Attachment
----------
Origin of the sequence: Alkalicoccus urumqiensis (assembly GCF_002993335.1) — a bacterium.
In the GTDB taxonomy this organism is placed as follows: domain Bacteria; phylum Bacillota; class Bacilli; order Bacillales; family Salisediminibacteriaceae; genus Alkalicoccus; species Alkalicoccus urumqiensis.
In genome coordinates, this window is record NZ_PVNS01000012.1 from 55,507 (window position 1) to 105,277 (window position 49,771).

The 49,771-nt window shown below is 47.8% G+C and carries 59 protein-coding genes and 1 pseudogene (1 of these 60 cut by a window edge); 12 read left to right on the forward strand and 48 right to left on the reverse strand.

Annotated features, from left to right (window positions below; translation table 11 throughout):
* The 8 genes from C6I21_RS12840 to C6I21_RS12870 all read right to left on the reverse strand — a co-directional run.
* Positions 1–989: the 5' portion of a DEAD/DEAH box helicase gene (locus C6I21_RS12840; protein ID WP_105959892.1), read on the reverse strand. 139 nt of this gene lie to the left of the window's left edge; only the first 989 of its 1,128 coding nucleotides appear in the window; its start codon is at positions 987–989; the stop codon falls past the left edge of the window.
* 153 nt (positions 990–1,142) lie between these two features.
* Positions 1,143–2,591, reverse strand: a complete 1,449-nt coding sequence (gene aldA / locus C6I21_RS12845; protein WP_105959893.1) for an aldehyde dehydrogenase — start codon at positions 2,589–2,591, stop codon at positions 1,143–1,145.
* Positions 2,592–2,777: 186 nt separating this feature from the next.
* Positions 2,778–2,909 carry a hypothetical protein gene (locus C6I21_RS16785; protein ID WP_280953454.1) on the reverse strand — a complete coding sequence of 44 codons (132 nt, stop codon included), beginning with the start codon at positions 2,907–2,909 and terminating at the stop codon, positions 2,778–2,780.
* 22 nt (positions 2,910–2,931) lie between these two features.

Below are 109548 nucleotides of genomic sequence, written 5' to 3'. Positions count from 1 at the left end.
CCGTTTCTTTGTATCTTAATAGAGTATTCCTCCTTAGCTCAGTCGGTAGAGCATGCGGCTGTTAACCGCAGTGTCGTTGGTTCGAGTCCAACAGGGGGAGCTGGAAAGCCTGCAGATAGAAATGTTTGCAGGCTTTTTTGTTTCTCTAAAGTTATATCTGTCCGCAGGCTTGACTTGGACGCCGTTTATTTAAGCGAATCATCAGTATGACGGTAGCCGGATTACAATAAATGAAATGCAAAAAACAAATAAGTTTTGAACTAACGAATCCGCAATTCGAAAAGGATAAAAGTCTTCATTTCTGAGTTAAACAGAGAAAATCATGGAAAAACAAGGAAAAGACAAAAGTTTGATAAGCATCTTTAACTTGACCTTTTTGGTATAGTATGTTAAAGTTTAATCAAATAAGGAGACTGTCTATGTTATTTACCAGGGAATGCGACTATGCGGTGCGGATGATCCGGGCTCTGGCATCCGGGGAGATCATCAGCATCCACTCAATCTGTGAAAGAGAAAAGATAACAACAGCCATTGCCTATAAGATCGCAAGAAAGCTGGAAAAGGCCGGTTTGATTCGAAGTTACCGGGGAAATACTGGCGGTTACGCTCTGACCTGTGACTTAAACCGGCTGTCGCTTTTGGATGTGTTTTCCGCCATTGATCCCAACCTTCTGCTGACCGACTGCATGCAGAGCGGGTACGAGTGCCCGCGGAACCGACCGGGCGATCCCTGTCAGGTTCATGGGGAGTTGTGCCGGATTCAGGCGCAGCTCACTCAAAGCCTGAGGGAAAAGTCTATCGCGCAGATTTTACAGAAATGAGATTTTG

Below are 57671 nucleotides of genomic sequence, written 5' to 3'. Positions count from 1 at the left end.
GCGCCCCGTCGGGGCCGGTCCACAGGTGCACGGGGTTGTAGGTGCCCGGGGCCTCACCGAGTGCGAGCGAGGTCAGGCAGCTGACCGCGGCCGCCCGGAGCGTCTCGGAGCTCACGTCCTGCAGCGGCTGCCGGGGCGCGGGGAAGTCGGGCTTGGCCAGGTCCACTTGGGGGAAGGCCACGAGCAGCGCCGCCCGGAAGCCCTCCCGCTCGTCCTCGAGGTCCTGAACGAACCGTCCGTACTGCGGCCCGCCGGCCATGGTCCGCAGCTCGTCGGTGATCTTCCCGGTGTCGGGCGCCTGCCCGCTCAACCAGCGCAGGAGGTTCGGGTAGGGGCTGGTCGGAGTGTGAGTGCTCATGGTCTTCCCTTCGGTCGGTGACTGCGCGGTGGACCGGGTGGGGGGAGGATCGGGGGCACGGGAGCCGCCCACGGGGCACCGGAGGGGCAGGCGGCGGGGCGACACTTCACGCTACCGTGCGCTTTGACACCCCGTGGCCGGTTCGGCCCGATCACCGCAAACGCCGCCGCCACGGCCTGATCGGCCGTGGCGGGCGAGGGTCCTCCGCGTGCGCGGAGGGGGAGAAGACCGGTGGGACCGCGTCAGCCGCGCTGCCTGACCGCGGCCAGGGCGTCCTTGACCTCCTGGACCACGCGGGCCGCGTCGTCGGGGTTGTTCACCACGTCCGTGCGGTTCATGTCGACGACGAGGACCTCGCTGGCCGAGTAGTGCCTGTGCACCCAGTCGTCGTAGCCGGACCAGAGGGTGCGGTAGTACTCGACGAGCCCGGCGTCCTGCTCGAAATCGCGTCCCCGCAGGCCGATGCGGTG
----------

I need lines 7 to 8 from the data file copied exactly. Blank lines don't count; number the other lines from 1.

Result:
* Positions 1–989: the 5' portion of a DEAD/DEAH box helicase gene (locus C6I21_RS12840; protein ID WP_105959892.1), read on the reverse strand. 139 nt of this gene lie to the left of the window's left edge; only the first 989 of its 1,128 coding nucleotides appear in the window; its start codon is at positions 987–989; the stop codon falls past the left edge of the window.
* 153 nt (positions 990–1,142) lie between these two features.